Our View: Why shut the door on governor’s visit?
To paraphrase from a famous movie, Gov. Gavin Newsom’s understanding of the word “transparency” doesn’t mean what he thinks it means.
Transparency doesn’t include restricting access to a League of Cities meeting held today in Grass Valley. It’s not found in a tailored statement afterward about what happened behind closed doors. And it sure isn’t composed of elected and appointed officials from across the state gathering in our county on our dime.
Transparency suits Newsom on a part-time basis. For example, when the governor spoke recently about the bullet train, he said “There’s been too little oversight and not enough transparency,” CNBC reported.
Talking about the state’s charter schools, Newsom said he wanted lawmakers to add transparency. “We want to get a (charter) transparency bill on my desk as soon as possible,” Cal Matters reported.
Merriam-Webster knows what it’ll get Newsom for Christmas this year.
The governor’s press office said Newsom requested no media for today’s League of Cities meeting. “It’s a meeting, not a press event,” a spokesman said. He offered to provide a statement of what occurred after the meeting. But no reporters. No open doors.
This is the first time a governor has visited Grass Valley in recent memory. We’d like to think this visit would shine a spotlight on our government, not cloak it in darkness. That’s another reason for Newsom to get a dictionary.
According to Jim Ewert, general counsel with the California News Publishers Association, the League of Cities has no requirement to follow the Brown Act. That’s the law requiring governments to meet openly and only close their doors in narrow circumstances.
In fact, the league offers elected officials training on the Brown Act. It just doesn’t have to follow the act itself.
Irony — be sure to highlight that definition.
The League of Cities has voluntarily complied with the Brown Act, Ewert said. News that the governor would shutter today’s meeting surprised him.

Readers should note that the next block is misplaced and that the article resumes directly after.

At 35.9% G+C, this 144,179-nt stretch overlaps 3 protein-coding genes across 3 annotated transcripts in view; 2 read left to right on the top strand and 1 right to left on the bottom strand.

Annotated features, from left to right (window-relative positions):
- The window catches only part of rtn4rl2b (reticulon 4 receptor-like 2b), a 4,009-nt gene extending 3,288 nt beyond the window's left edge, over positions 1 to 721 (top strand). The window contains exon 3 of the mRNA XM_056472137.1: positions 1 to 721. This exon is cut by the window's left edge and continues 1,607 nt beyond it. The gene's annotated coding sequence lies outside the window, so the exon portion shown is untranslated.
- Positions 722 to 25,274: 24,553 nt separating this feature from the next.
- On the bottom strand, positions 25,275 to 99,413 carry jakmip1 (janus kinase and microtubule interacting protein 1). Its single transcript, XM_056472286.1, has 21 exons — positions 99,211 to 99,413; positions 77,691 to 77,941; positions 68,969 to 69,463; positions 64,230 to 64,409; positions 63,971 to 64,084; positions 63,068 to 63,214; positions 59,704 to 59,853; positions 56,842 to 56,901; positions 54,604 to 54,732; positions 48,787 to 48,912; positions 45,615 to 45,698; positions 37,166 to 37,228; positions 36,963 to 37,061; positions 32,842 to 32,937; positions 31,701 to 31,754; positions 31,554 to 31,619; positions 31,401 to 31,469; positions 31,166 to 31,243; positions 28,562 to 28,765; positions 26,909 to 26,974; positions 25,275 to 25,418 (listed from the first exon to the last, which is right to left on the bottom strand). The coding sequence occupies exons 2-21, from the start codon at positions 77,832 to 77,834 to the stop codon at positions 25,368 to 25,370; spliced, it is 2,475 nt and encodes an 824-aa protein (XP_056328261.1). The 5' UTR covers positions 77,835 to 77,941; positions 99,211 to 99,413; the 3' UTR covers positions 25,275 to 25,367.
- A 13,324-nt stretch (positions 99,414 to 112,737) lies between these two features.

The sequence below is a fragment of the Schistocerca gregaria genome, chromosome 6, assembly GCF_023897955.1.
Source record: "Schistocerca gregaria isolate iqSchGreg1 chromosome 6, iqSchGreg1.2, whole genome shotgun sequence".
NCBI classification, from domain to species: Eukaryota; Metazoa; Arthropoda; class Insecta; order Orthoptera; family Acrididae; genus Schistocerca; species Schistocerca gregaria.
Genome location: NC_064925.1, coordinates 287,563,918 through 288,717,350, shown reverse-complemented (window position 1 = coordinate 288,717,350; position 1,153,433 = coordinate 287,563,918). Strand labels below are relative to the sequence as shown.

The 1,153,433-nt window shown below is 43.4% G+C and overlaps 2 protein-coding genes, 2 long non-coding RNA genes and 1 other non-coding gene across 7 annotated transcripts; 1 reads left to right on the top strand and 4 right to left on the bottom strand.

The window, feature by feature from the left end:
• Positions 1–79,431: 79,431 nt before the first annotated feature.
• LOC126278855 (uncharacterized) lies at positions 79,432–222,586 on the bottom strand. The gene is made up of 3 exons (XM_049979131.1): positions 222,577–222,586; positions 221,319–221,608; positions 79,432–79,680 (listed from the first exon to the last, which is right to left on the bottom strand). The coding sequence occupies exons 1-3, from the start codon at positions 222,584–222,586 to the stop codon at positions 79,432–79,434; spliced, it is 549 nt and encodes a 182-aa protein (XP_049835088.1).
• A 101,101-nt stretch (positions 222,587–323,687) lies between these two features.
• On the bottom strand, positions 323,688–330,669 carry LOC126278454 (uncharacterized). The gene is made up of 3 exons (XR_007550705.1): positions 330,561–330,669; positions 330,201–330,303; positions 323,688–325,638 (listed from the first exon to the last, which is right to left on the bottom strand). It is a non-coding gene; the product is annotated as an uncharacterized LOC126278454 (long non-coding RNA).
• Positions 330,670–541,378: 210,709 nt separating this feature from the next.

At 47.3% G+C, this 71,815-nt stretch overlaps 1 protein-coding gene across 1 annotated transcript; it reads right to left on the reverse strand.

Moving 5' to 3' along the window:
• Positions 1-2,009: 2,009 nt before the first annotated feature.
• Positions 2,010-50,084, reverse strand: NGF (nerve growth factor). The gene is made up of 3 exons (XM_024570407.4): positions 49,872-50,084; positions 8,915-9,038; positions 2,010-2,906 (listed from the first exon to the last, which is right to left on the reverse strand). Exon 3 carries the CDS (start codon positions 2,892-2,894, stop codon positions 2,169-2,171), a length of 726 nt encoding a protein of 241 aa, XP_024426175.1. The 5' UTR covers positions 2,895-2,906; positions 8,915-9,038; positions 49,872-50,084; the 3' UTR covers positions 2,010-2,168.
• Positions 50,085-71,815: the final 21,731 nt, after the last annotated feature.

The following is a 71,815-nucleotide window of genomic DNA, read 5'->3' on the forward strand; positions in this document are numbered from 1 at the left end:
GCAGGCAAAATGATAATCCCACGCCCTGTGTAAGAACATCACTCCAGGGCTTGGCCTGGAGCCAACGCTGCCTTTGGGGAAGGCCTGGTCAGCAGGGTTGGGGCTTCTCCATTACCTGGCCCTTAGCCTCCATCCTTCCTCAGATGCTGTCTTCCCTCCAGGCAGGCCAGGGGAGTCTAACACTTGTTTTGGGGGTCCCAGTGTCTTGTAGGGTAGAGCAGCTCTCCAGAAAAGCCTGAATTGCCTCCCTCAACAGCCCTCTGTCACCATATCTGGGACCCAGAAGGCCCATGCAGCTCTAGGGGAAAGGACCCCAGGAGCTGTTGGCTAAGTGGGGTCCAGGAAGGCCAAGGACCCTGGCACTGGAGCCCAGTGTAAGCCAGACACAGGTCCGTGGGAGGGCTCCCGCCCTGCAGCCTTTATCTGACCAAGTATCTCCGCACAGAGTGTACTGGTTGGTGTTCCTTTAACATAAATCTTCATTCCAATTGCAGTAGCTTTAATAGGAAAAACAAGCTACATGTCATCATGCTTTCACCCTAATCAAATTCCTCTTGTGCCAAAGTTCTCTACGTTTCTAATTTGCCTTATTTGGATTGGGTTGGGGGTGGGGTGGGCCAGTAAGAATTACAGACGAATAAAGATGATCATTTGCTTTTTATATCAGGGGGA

After all, why bother to comply at all if you’re going to pick and choose?
That’s a good question for the governor. Wish we could ask him in person instead of shouting it as he drives away.
Make no mistake, the fact that the League of Cities is meeting here is a good thing. Grass Valley Councilwoman Jan Arbuckle, the 2018-19 president of the league, helped draw the group here.
But showcasing our community to various elected officials doesn’t equal open government. There should be both.
There’s a chance some of you might not care about this issue. A bunch of suits meet behind closed doors and discuss esoteric bureaucratic details. Nothing new there, right?
Except in this case we don’t know what they’re discussing. Elected and appointed officials gathering in darkness, using your money to get there, and talking about hidden subjects.
Do you trust them to offer a true account of what happened after the fact? We’ve got a bridge in San Francisco to sell you if that’s the case.
Grass Valley paid almost $6,000 last year to be part of the League of Cities, and had a $5,000 budget for conferences and travel. Nevada City likely would have paid about $2,500 last year to be in the league.
This is money that we pay, you and me, so that our leaders can cloister themselves in a building to discuss unknown topics.
The league’s own manual from 2014 speaks directly to this issue. Its core beliefs include “conducting the business of government with openness, respect and civility.” They also believe “open decision-making that is of the highest ethical standards honors the public trust.”
Open decision making and high ethical standards are laudable, desirable goals. They’re also phrases apparently misunderstood by Newsom and the League of Cities.
They’ll need more than a dictionary to cure that.
Our View is the consensus opinion of The Union Editorial Board, a group of editors and writers from The Union, as well as informed community members. Contact the board at EditBoard@TheUnion.com.
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